The Marine Institute (MI) in Ireland has developed a capability in operational oceanography since 2003. This has involved increasing the number of places (stations) where we collect oceanographic data on buoys, coastal piers and ships, developing ocean nowcast and forecast models and using satellite images of ocean colour and temperature to observe changes in the surface of the ocean. With this combination of in-situ observations, model forecasts and satellite images we can look at the past, current and future state of the ocean around Ireland by analysing information on ocean temperature, salinity, currents, waves and several biogeochemical variables including chlorophyll, oxygen and turbidity.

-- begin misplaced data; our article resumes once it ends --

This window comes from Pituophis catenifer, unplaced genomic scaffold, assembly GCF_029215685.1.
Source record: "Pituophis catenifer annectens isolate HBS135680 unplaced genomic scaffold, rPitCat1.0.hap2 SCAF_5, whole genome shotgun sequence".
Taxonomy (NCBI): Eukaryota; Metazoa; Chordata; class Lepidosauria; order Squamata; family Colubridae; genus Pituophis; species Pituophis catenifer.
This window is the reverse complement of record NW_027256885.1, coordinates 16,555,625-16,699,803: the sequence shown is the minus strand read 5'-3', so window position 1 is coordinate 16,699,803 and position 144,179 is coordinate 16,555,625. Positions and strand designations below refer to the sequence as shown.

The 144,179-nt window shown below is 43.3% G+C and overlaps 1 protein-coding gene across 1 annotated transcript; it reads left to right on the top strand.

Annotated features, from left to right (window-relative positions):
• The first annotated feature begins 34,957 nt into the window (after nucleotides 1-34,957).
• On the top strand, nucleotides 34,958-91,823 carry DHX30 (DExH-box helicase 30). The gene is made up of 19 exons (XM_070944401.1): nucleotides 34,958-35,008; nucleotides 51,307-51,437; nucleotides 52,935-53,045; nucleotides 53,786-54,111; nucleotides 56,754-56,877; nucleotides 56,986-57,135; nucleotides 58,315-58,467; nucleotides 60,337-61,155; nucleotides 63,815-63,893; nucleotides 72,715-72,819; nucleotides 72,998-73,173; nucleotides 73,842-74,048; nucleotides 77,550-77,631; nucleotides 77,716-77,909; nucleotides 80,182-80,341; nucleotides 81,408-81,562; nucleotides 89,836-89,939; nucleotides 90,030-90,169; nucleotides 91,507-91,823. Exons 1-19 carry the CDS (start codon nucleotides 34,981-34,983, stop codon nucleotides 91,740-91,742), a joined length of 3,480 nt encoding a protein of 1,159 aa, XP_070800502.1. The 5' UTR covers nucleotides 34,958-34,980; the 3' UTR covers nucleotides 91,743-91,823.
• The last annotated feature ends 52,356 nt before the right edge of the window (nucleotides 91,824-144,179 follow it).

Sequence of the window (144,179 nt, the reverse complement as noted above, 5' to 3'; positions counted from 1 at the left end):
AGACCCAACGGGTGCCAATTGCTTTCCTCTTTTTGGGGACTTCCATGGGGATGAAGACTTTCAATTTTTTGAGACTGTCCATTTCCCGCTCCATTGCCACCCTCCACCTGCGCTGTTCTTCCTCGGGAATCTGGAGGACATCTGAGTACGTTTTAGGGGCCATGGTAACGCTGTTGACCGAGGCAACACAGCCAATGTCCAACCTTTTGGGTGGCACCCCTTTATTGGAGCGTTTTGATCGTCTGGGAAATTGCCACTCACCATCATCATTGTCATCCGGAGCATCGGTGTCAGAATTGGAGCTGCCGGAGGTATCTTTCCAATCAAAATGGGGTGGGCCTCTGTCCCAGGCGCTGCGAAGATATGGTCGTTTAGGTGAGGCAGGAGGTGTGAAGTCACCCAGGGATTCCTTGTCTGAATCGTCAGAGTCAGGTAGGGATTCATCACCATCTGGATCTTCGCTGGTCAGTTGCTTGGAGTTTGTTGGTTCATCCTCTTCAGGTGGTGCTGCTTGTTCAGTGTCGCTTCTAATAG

But why do we want to know these things in the first place?
Many marine industries rely on the marine environment to generate employment and income. These include having a basic knowledge of the sea conditions (wave heights, sea state, current strength) for ship routing and marine operations, tracking and successfully targeting marine resources (commercial fish, aggregate extraction, ocean energy) and harvesting resources from the sea (aquaculture). Marine leisure users also make use of “oceanographic products” to plan activities in the sea including marine weather forecasting, sea temperatures, wave and tidal conditions. Finally we need to understand the ocean if we are to maintain our seas at Good Environmental Status and if we are to consider the impacts of climate change on Ireland and its people.
For a snapshot of the products that are routinely produced and made available to marine users, see (http://www.marine.ie/home/services/operational/oceanography/ ). For more information please contact firstname.lastname@example.org